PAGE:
Almost every neighborhood has (at least) one house that either isn’t kept up or is somehow an eyesore. You know the sort of thing that drives neighbors a little crazy: cars parked on the front lawn, junk piled up which is visible to the street, homes or yards in a sorry state of disrepair, appliances stored outdoors – though clearly not usable, and many other things too numerous to list.
While this is perhaps less true in Los Gatos, Monte Sereno, Almaden, or Saratoga than in some other parts of Silicon Valley, our scenic and upscale areas near the foothills are not immune. What does the town say about it? What are the regulations? Being a “go to the source” type of writer, I did just that and looked up the Town of Los Gatos’ ordinance for property condition requirements. (Click the link to see the text on the municode site.)
While some issues named below are cosmetic, many, perhaps most, are safety related and represent nuisances if not stopped. Most surprising to me is that dumpsters and pods are not supposed to be in the driveway for more than 72 hours at a stretch (item J below).
Have you ever read it? Have a read – and if any of it surprises you, please leave a comment!
Sec. 30.10.030. – Conditions of property.
An owner of real property shall not allow or maintain any of the following on his or her property:
a. Overgrown, diseased, dead or decayed trees, weeds or other vegetation, which:
(i) In the opinion of the Fire Marshal constitutes a fire hazard; or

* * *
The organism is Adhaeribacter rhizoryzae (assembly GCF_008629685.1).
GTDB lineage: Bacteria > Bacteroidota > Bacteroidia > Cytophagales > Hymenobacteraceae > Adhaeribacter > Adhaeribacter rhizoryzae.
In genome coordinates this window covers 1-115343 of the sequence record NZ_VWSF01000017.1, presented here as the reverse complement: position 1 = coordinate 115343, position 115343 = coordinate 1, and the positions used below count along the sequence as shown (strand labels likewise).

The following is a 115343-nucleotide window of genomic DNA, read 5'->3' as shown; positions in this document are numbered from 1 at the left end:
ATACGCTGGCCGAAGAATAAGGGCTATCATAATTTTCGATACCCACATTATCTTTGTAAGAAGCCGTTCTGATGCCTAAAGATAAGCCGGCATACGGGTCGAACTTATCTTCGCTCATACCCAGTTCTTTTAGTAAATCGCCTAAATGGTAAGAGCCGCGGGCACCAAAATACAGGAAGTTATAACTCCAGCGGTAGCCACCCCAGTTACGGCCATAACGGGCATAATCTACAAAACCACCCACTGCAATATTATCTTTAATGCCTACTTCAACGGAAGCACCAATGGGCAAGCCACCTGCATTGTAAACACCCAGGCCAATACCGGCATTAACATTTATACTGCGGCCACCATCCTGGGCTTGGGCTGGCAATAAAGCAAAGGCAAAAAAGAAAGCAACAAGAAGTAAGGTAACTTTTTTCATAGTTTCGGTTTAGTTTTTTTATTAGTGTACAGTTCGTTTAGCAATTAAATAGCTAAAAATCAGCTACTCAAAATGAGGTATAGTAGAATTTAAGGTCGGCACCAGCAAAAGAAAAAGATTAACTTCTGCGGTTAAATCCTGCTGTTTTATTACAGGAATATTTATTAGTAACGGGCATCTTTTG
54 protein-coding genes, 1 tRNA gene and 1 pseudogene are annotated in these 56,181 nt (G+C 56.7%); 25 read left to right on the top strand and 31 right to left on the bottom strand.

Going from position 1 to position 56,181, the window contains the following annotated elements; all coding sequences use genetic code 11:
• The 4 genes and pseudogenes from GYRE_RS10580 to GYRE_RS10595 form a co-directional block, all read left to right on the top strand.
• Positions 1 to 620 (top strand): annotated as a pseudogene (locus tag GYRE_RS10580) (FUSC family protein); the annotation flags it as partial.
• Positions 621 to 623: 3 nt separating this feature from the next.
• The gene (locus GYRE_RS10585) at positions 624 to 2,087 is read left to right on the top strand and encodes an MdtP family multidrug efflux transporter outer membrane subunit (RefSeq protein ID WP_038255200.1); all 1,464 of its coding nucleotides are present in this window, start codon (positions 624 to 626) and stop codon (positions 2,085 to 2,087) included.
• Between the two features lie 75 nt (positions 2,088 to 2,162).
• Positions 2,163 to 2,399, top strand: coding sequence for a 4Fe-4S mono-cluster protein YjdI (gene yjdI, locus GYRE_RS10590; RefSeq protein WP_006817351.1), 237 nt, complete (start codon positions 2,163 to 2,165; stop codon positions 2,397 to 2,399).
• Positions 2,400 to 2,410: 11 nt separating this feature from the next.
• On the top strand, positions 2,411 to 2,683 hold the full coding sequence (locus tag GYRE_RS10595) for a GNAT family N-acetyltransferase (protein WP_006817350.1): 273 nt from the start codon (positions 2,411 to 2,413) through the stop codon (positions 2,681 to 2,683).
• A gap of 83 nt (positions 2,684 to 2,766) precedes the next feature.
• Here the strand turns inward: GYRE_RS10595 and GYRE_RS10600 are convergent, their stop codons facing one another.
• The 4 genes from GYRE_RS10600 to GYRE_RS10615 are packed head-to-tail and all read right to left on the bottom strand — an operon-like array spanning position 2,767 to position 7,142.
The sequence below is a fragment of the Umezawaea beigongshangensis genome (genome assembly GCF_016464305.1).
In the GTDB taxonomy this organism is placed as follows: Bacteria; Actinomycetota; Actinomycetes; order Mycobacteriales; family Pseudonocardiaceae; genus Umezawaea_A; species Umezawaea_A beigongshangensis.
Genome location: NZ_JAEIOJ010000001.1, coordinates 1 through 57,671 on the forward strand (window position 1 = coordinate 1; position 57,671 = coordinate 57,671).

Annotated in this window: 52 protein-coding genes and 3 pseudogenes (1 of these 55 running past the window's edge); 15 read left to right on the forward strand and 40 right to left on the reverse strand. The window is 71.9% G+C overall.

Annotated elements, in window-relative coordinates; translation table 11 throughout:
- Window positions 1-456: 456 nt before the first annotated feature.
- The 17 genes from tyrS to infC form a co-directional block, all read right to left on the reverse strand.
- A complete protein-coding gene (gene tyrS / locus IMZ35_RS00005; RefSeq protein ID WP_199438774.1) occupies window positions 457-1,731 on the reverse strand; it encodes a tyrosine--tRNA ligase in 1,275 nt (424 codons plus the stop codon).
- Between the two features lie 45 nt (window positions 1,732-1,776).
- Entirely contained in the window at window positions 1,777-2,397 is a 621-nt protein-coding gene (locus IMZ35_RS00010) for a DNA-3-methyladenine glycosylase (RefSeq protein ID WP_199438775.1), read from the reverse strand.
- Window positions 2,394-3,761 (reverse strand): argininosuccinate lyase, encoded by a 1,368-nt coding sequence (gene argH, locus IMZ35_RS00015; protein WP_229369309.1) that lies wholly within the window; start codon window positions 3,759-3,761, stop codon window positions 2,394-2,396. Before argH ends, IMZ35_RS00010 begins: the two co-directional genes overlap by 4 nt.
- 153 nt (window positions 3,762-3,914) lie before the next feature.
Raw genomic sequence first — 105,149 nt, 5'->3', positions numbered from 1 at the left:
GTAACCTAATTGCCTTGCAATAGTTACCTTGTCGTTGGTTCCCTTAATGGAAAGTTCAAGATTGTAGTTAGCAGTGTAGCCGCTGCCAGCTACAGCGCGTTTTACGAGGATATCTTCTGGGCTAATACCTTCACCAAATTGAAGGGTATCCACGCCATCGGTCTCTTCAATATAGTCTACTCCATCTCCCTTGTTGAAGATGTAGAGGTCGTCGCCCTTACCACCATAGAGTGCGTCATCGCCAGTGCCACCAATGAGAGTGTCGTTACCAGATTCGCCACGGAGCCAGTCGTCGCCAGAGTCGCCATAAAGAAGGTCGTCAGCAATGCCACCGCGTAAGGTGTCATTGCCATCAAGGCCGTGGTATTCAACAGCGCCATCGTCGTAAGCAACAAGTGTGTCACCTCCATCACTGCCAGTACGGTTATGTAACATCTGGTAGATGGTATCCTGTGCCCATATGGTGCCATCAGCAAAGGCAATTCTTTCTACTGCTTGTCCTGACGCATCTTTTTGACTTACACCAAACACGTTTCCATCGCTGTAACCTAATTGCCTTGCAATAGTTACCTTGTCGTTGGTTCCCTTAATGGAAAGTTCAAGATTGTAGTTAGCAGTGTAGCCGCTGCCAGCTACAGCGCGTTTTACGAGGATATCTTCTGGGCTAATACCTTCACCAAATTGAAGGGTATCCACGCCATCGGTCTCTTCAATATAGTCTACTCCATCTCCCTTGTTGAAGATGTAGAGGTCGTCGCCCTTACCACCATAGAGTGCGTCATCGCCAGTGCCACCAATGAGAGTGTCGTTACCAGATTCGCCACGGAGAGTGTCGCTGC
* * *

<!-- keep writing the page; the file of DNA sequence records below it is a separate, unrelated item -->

(ii) In the opinion of the Town Engineer constitutes a danger to those using the property or adjacent public or private property.
b. The storage of equipment, materials, standing water, and/or vegetation overgrowth which are likely to harbor or provide habitat for rats, vermin, mosquitoes, and other pests;
c. Garbage, refuse, trash, debris or waste, except as stored in accordance with the provisions of Chapter 11 of the Town of Los Gatos Municipal Code;
d. Garbage receptacles in view from a public right-of-way, except within twenty-four (24) hours of the designated day and time the garbage is scheduled to be collected;
e. Graffiti which remains for a period longer than ten (10) days;
f. Conditions which, due to their accessibility to the public, may prove hazardous or dangerous, including, but not limited to:
(1) Unused and/or broken equipment;
(2) Abandoned wells, shafts or basements;
(3) Hazardous or unprotected pools, ponds or excavations;
(4) Structurally unsound fences or other structures;
(5) Machinery which is inadequately secured or protected;
(6) Lumber, trash, or debris;
(7) Storing or keeping of chemicals or motor oil;
(8) Refrigerators or appliances with the door(s) still attached.
g. Any airplane or other aircraft, or any parts thereof on residentially zoned property; Continue reading
February 18, 2009
Winter is a great time for dirt, leaves, and other debris to pile up in your rain gutters. Leave it long enough and there will be buildup. Leave it a really long time and those bits of dust, plantlife and other things will mush together and decompose, eventually becoming plant-worthy soil. Add a few seeds and some rain, and before you know it, green sprouts are popping up on your roof.
Today I passed a home in Los Gatos in which this seems to have happened. Grass and weeds were sprouting out of the rain gutters and had crept onto the roof quite a few inches.
Why is this a problem? Because the more you grow things on the roof, the more moisture you have getting trapped up there and the faster the roof decomposes. You don’t want things like fungus and dry rot to munch away at your home, but having plants grow on your roof is going to lead to exactly that.
Keep your gutters clean so problems like this do not have a chance to start. It is infinely easier to prevent this than to cure it.
(Not a great photo – taken with my treo’s camera and enlarged to show the roof but trying to keep the house itself anonymous.)